Sports

Meyer: ‘No chance’ I’d leave Jaguars for USC job

JACKSONVILLE, Fla. — Scratch Urban Meyer off the list of candidates for the USC football job.

The Jacksonville Jaguars coach said Wednesday that there was “no chance” he’d leave the NFL for that job, which came open when USC fired coach Clay Helton on Monday.

“I’m here and committed to try to build an organization,” Meyer said.

Earlier this month Meyer had also said he doesn’t miss recruiting.

Meyer is in his first season with the Jaguars after winning three national championships and compiling a 187-32 college coaching record during stints at Bowling Green, Utah, Florida and Ohio State. He won two of those titles (2006, 2008) with the Gators, whom he led to a 65-15 record in six seasons. He also led the Buckeyes to the 2014 national title and compiled an 83-9 record in seven seasons in Columbus, Ohio.

Meyer’s tenure with the Jaguars has gotten off to a bit of an uneven start. He hired former Iowa strength and conditioning coordinator Chris Doyle, who had reached a separation agreement with Iowa after being accused of making racist comments and belittling players. Doyle resigned the following day.

Meyer also had No. 1 overall pick Trevor Lawrence splitting first-team practice reps with Gardner Minshew throughout the majority of training camp, only naming Lawrence the starting quarterback between the second and third preseason games. Minshew was traded to the Philadelphia Eagles before the start of the season.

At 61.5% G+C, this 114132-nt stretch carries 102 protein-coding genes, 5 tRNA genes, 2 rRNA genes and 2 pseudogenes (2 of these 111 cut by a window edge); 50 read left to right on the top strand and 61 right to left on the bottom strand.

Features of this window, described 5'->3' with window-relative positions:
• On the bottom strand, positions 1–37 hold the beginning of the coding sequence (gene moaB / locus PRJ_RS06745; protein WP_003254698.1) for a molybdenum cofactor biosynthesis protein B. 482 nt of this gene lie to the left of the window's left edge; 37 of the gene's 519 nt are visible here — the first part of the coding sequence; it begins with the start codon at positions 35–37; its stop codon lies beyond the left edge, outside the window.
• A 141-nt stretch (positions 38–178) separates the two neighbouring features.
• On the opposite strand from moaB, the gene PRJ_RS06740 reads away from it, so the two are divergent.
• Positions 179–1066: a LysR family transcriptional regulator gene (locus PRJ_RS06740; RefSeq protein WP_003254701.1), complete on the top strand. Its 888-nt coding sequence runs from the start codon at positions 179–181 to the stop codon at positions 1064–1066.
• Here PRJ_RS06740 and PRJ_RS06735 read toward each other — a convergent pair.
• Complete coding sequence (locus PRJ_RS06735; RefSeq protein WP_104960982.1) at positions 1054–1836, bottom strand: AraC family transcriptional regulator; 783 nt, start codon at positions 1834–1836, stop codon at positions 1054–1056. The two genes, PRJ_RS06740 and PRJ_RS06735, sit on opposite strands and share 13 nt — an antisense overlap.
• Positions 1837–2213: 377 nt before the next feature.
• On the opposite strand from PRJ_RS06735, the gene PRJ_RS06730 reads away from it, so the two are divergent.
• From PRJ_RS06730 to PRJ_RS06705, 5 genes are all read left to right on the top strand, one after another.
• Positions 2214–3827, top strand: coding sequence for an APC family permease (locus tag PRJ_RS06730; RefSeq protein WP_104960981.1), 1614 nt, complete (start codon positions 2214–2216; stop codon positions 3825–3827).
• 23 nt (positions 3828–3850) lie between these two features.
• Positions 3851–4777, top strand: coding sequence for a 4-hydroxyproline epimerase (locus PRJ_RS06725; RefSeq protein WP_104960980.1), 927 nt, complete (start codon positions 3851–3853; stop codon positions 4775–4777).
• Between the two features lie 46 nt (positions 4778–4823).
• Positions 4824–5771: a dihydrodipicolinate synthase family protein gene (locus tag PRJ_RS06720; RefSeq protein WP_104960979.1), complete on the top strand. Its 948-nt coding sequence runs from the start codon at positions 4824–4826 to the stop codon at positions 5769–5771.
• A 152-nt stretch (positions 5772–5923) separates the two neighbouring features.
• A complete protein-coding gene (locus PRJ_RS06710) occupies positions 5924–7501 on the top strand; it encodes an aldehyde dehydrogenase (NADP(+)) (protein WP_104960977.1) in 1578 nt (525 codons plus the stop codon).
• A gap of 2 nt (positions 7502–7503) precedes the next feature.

The Jaguars looked sloppy in their season-opening 37-21 loss in Houston on Sunday. They had six dropped passes, used two timeouts in the first quarter to avoid delay-of-game penalties, had multiple illegal formation penalties, and also were penalized for having 12 men in the huddle. Lawrence also threw three interceptions.

Meyer dismissed critics of his body language on the sideline during the loss and reiterated that he’s committed to turning around a franchise that has lost 10 or more games in nine of the past 10 seasons. He also said he believes the team can win and likes what he has seen in the locker room.

“I don’t want to ever fall into that trap of saying, this is four-year plan, three-year plan,” Meyer said. “That’s not fair to players. This is a one-game plan and then we’ll worry about the next game. There’s some guys that played a lot of football in that locker room and they deserve our very best, and that’s what it is. Other than a bruised soul that we all have right now, we’re still swinging away, and like I said, you’d probably see a little different look on my face if I had bad guys. That’s not the case at all.”

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